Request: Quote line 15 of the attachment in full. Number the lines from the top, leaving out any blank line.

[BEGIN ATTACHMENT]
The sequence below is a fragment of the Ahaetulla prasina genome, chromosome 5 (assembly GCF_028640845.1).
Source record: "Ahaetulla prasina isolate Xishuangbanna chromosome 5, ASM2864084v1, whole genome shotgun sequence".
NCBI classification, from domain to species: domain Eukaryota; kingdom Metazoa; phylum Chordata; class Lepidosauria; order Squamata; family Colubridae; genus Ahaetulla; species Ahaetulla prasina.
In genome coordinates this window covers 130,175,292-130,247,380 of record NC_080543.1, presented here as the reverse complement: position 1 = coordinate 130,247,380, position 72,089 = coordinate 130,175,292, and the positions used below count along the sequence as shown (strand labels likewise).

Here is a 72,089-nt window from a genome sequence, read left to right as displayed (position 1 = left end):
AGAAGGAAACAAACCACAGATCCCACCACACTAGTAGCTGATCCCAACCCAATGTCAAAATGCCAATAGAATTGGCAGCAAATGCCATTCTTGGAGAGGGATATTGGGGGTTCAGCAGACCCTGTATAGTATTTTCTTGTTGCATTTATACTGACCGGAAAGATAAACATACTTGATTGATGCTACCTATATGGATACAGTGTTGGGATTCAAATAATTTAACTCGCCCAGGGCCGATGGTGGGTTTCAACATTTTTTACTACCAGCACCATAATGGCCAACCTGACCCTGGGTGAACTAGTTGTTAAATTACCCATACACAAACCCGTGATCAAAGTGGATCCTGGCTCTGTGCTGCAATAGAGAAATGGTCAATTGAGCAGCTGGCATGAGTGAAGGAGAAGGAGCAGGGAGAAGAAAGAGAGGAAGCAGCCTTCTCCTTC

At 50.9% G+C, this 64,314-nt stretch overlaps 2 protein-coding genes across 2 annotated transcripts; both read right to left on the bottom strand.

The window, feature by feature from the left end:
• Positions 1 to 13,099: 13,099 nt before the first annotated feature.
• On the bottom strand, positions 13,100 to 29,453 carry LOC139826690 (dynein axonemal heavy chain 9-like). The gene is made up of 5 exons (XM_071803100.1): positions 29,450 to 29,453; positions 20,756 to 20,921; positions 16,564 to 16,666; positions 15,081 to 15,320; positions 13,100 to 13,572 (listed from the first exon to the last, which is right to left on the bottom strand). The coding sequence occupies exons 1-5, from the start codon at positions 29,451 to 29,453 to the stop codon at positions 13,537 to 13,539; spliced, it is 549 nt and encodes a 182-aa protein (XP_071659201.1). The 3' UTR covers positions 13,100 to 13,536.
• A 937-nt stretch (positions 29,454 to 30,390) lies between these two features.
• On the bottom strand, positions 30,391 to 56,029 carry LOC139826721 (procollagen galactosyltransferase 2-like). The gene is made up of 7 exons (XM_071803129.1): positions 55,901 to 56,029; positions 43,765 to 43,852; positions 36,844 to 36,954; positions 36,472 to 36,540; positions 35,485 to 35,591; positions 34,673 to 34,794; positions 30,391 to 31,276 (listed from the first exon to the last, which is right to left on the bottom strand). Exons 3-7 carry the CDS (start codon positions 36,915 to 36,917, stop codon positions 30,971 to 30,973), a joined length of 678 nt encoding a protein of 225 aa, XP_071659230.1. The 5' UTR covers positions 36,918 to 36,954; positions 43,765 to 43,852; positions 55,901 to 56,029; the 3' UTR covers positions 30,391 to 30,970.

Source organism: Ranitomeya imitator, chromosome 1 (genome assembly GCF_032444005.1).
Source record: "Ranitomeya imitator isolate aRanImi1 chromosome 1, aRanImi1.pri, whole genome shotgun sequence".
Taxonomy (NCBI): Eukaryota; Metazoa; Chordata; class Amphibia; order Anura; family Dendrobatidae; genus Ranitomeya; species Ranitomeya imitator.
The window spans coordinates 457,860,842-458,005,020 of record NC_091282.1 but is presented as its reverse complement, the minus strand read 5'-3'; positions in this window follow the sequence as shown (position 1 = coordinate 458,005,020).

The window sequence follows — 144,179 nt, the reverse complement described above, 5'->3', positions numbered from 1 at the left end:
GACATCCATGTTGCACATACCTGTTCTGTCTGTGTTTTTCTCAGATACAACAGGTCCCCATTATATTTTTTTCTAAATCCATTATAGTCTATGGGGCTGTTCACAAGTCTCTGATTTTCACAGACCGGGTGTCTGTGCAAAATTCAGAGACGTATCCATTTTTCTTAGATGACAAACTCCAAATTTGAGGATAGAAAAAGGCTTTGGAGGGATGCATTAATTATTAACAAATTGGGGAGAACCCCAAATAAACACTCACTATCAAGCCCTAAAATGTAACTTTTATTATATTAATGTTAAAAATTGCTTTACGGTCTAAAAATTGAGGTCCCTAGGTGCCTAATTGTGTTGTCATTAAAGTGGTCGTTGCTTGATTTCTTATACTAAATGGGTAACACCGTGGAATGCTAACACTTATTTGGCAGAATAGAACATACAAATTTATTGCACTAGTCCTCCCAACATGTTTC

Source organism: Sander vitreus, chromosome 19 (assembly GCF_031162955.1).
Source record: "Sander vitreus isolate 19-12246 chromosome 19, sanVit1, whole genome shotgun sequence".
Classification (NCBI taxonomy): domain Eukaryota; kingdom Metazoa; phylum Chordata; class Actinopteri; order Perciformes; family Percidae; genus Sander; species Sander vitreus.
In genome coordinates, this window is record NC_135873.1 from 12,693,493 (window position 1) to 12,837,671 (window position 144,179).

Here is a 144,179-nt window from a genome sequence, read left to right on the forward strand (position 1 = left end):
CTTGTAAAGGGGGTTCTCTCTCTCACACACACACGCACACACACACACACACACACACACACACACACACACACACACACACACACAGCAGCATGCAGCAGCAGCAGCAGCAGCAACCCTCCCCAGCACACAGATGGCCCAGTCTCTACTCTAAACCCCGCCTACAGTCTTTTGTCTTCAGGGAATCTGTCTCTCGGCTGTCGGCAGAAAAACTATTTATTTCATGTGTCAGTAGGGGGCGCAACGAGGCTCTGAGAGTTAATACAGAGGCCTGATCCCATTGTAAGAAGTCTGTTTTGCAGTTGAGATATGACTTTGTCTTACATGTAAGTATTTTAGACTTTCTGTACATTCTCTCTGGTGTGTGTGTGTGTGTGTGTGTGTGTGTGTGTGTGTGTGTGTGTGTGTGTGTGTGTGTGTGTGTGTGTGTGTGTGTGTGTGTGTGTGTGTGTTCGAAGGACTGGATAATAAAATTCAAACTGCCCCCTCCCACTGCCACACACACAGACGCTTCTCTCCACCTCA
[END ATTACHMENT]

Taxonomy (NCBI): Eukaryota; Metazoa; Chordata; class Amphibia; order Anura; family Dendrobatidae; genus Ranitomeya; species Ranitomeya imitator.